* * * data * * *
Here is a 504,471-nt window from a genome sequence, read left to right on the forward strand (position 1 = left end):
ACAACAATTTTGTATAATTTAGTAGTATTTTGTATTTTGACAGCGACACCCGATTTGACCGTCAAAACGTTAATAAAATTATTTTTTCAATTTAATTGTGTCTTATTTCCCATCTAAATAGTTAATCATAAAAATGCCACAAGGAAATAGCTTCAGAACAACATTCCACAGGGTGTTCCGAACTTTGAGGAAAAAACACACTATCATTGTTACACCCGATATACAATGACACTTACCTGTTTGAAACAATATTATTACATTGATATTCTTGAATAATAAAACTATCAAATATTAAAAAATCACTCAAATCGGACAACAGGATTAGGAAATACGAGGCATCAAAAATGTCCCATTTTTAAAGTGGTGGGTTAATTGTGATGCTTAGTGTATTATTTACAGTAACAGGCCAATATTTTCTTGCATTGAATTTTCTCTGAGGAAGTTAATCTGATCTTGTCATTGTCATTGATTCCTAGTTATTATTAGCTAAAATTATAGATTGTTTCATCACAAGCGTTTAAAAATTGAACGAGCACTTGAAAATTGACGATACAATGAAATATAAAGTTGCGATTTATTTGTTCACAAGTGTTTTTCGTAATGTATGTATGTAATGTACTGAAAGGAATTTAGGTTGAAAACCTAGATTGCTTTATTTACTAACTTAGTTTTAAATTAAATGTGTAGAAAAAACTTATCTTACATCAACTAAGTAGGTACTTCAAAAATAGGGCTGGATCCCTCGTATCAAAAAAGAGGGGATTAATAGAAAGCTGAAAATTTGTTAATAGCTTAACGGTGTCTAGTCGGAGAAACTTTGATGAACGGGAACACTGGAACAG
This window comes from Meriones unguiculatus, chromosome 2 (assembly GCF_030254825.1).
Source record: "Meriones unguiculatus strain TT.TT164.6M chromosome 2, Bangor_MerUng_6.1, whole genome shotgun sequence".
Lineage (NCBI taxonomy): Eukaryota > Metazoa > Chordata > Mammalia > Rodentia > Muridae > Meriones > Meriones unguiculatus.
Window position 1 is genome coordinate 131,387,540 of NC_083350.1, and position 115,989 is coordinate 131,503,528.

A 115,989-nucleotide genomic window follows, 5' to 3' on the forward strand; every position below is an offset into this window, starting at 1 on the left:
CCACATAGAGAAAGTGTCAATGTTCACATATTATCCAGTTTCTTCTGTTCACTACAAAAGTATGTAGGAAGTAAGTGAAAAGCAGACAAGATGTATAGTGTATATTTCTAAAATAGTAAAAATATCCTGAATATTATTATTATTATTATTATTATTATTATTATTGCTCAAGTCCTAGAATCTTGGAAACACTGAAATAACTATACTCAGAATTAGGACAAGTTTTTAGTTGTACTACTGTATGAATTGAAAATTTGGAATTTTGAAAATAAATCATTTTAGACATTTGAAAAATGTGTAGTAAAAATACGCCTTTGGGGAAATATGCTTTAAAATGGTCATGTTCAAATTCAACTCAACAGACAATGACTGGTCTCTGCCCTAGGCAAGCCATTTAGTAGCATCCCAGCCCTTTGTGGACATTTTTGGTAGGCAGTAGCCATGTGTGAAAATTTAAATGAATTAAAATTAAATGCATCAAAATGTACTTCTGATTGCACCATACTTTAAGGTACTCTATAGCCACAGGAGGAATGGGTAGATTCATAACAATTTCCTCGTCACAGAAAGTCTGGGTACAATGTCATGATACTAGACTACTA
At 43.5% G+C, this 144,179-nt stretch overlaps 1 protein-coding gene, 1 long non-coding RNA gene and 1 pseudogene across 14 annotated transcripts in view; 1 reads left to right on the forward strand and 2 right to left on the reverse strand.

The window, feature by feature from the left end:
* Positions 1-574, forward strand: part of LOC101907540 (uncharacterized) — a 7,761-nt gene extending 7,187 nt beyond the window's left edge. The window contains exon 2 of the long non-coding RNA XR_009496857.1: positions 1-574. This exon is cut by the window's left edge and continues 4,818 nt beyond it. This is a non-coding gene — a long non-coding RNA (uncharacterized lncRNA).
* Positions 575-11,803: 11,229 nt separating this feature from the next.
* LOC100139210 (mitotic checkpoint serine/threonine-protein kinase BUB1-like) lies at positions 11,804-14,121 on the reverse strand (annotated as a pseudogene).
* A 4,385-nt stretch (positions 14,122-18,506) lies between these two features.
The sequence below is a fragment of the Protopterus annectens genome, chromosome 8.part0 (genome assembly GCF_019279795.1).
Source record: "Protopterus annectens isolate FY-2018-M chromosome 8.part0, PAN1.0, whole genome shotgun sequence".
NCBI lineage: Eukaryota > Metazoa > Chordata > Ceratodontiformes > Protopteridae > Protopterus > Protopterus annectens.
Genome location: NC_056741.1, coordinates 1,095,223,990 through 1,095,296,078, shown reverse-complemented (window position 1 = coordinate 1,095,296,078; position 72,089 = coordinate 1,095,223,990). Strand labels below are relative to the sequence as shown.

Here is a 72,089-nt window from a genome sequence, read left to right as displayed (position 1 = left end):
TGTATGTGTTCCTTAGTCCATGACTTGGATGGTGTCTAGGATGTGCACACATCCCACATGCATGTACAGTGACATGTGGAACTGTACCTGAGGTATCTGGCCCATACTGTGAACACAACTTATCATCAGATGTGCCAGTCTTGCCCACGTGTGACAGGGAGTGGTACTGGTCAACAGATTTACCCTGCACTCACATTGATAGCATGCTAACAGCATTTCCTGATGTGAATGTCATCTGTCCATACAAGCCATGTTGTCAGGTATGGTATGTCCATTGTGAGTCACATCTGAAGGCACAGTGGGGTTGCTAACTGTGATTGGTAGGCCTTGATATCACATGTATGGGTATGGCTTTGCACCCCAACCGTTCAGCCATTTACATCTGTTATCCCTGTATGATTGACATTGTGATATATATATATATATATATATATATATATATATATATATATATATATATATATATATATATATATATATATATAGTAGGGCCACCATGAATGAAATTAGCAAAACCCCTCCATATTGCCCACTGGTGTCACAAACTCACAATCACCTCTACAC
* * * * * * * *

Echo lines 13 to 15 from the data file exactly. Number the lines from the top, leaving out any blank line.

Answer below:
* LOC100139210 (mitotic checkpoint serine/threonine-protein kinase BUB1-like) lies at positions 11,804-14,121 on the reverse strand (annotated as a pseudogene).
* A 4,385-nt stretch (positions 14,122-18,506) lies between these two features.
The sequence below is a fragment of the Protopterus annectens genome, chromosome 8.part0 (genome assembly GCF_019279795.1).